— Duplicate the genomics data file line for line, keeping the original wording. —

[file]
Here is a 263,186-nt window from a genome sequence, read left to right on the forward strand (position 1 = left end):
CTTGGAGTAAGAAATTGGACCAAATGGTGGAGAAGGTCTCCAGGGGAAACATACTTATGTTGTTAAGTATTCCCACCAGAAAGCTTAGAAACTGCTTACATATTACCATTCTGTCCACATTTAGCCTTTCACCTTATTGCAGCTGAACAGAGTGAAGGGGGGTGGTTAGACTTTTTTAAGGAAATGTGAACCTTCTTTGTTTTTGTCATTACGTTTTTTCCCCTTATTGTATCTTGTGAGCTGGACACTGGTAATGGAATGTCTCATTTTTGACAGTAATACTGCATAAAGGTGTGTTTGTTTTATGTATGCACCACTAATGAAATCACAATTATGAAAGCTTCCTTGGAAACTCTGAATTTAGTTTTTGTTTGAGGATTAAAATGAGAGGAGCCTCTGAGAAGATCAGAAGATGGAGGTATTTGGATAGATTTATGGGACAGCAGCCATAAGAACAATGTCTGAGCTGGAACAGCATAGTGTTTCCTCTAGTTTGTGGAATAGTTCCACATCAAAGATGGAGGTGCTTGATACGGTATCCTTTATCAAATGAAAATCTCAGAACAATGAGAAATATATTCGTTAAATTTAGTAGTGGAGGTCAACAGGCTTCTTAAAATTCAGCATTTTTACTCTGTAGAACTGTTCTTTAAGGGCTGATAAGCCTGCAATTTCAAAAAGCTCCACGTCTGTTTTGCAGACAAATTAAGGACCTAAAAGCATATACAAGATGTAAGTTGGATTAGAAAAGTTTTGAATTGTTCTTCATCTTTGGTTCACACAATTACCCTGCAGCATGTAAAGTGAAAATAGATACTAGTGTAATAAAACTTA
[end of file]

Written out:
Here is a 263,186-nt window from a genome sequence, read left to right on the forward strand (position 1 = left end):
CTTGGAGTAAGAAATTGGACCAAATGGTGGAGAAGGTCTCCAGGGGAAACATACTTATGTTGTTAAGTATTCCCACCAGAAAGCTTAGAAACTGCTTACATATTACCATTCTGTCCACATTTAGCCTTTCACCTTATTGCAGCTGAACAGAGTGAAGGGGGGTGGTTAGACTTTTTTAAGGAAATGTGAACCTTCTTTGTTTTTGTCATTACGTTTTTTCCCCTTATTGTATCTTGTGAGCTGGACACTGGTAATGGAATGTCTCATTTTTGACAGTAATACTGCATAAAGGTGTGTTTGTTTTATGTATGCACCACTAATGAAATCACAATTATGAAAGCTTCCTTGGAAACTCTGAATTTAGTTTTTGTTTGAGGATTAAAATGAGAGGAGCCTCTGAGAAGATCAGAAGATGGAGGTATTTGGATAGATTTATGGGACAGCAGCCATAAGAACAATGTCTGAGCTGGAACAGCATAGTGTTTCCTCTAGTTTGTGGAATAGTTCCACATCAAAGATGGAGGTGCTTGATACGGTATCCTTTATCAAATGAAAATCTCAGAACAATGAGAAATATATTCGTTAAATTTAGTAGTGGAGGTCAACAGGCTTCTTAAAATTCAGCATTTTTACTCTGTAGAACTGTTCTTTAAGGGCTGATAAGCCTGCAATTTCAAAAAGCTCCACGTCTGTTTTGCAGACAAATTAAGGACCTAAAAGCATATACAAGATGTAAGTTGGATTAGAAAAGTTTTGAATTGTTCTTCATCTTTGGTTCACACAATTACCCTGCAGCATGTAAAGTGAAAATAGATACTAGTGTAATAAAACTTA